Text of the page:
Recovery Therapy 2.0
Even since 2005, the Recovery Center is a very important hotspot on our community map and that is because the activity there covers two grounds: one, that of offering complex therapies to children in need and two, that of enabling better access towards such services to children and parents who won’t normally afford them.
However, much like the access to quality information, the accessibility and efficiency of recovery therapies pose a real challenge for parents of children with disabilities, especially in the rural area.
Here is where the Orange Foundation came to our aid. Through the financing we got from them through the “Support an NGO!” program for the “Recovery Therapy 2.0”project, now we can take digitalization to the level of an essential instrument during the therapy sessions held at the Recovery Center. At the same time, more parents of children with disabilities living in the rural area will have better access to quality medical information.
Right now, Mara is a 7 y/o little girl. She’s got a twin sister, Gabi, whose name she’s still having certain troubles to pronounce: “Gabi, my sister’s name is Ga-bi.” . Their father, along with their 78 y/o grandma, are all they’ve got in the world. They all live together in a village near Tulcea.
Mara’s diagnosis is quite peremptory: affective behavioral disorder, with autistic elements in her behavior, polymorphic dislalia. More simply put, what these complicated diagnostics mean is that Mara used to be a child for whom every experience of the world around was reduced to the simple sound of ta-ta-ta. When we first met her, she was a little scared and agitated. At 4 years of age, she wasn’t able to get dressed, to untie her shoes, or eat on her own. She wouldn’t let anybody touch her and, much like a snail, she would have hid in her fragile shell – her protective shield against an indecipherable world, a world she wasn’t able to comprehend and neither to talk about.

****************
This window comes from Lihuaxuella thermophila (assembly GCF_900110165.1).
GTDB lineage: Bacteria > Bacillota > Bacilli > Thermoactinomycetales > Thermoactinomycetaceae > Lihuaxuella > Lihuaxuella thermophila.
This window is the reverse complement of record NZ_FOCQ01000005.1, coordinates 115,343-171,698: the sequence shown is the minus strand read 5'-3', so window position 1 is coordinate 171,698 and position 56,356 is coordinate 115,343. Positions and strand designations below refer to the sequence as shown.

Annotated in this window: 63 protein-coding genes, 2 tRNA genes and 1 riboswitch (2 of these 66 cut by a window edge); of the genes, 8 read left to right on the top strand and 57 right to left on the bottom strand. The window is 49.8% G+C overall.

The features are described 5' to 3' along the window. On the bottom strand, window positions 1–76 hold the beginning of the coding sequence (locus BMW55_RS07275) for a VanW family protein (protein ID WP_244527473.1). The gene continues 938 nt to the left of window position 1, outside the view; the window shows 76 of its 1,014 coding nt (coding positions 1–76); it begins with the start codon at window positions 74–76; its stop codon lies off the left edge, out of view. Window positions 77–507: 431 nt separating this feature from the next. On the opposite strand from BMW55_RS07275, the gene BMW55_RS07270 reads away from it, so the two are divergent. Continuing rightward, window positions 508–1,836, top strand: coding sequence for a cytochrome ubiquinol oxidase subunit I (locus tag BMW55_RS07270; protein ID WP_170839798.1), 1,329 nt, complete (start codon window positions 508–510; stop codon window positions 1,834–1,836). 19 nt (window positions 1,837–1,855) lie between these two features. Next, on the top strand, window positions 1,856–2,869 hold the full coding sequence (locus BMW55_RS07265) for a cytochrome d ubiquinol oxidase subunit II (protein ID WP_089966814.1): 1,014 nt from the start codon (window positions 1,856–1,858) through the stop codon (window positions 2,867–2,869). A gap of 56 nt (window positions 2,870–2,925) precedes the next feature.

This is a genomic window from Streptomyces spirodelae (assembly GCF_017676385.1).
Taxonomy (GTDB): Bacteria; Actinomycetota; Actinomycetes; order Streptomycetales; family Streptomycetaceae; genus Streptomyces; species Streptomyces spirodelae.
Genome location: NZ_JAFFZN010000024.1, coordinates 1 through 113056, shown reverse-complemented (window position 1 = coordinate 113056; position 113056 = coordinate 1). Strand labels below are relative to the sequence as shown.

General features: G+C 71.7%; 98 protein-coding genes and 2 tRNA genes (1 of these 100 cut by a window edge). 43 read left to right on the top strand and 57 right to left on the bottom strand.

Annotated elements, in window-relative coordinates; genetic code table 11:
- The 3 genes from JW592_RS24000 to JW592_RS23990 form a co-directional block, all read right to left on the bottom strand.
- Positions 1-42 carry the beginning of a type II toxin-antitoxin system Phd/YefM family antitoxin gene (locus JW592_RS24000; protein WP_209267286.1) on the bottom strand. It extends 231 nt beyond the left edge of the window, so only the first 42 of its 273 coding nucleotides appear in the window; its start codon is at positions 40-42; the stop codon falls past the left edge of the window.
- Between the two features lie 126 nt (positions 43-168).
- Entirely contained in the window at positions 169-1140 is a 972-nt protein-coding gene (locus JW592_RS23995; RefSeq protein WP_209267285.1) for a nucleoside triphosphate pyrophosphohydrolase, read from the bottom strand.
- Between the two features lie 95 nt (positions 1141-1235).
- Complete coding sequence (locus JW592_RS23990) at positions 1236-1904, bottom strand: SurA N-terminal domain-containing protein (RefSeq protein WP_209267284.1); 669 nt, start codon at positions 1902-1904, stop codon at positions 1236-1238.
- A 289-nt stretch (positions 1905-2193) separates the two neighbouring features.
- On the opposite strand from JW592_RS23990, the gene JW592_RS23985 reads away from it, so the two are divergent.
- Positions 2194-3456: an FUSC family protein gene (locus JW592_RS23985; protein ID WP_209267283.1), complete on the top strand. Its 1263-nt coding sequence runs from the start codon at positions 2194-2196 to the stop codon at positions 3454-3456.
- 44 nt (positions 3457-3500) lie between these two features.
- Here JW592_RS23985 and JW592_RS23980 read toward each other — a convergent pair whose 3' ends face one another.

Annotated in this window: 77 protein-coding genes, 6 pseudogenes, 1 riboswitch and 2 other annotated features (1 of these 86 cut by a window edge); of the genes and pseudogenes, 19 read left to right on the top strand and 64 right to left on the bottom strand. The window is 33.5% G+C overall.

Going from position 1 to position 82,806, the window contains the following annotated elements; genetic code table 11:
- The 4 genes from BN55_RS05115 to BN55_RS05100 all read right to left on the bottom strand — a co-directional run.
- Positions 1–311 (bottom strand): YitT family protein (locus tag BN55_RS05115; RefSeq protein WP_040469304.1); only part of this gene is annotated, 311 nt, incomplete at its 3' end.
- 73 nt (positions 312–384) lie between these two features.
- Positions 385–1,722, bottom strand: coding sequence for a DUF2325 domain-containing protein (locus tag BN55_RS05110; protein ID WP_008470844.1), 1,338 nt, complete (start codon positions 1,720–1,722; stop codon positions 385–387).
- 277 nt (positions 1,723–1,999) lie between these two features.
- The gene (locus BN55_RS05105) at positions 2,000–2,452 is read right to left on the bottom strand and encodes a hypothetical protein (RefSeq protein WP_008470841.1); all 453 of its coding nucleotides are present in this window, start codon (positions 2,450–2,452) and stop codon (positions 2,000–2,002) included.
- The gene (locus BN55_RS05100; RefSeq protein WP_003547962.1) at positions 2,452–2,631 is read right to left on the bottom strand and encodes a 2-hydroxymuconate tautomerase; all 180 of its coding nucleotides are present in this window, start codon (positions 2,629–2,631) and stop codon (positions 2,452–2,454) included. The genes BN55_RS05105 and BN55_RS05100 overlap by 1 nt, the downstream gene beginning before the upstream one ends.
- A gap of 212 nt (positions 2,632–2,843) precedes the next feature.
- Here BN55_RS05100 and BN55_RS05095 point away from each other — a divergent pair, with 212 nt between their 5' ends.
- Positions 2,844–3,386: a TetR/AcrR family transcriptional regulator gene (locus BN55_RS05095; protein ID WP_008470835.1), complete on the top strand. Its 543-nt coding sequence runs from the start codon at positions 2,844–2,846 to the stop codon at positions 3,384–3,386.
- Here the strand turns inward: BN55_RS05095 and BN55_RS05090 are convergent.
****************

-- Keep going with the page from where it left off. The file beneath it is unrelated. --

But, little by little, Mara started to open up. Right now, her world is gradually more colorful, with every day that passes. She lets out a giggle and claps her tiny hands every time she manages to put another piece in the puzzle. Her small being carries little victories with each therapy session. Besides her speech problems and behavioral issues, Mara also has a weak level of self-coordination and space orientation, as well as slowed down mental processes.
Every day, she needs somebody to teach her, to guide her and to speak her language throughout her journey of self-discovery. It wasn’t an easy thing to do for our therapy team at the beginning, but they knew that neither was it impossible – so they included Mara in the program supported by the “Therapy 2.0” project.
As she’s engaging in interactive “play” sessions, Mara’s progress is quite significant. The MiraRehab programs help her understand causality relationships (cause-effect), develop her self-coordination and motor-planning, develop her movement abilities, improve her thinking, memory and analysis capacities. And her speech development is improving at the same time as well. Her progress is the confirmation we needed, as to see how important it is for this program to keep on running.
This is the way through which we accelerate the therapeutic process and progress for children with disabilities in the South-East of Romania: by using complex technologies that transform physical and cognitive recovery therapy sessions in a fun and enjoyable playground.
The MIRA Platform
The Medical Interactive Recovery Assistant Program is central in our digitization project “Recovery Therapy 2.0”, supported by Oana Bătușariu and financed through Orange Foundation. The platform has two components: one that focuses on managing databases, remote monitorization, data analysis of the progress made by patients (dedicated to medical professionals) and another one, with a variety of games and medical exercises that aims to achieve certain objectives (dedicated to children with movement disabilities).
Cognigames – is a part of the MiraRehab software that we really like. What it consists in are games with a cognitive component that can be used to test and stimulate cognitive functions in children. These games can be played without even having activated the movement sensor. They prompt attention, eye-hand coordination and reaction speed. Thus, one’s cognitive functions, memory and capacity for creating connections get improved.
Every day, we make the best of efforts to make these therapies more accessible to children, as well as to raise awareness about them.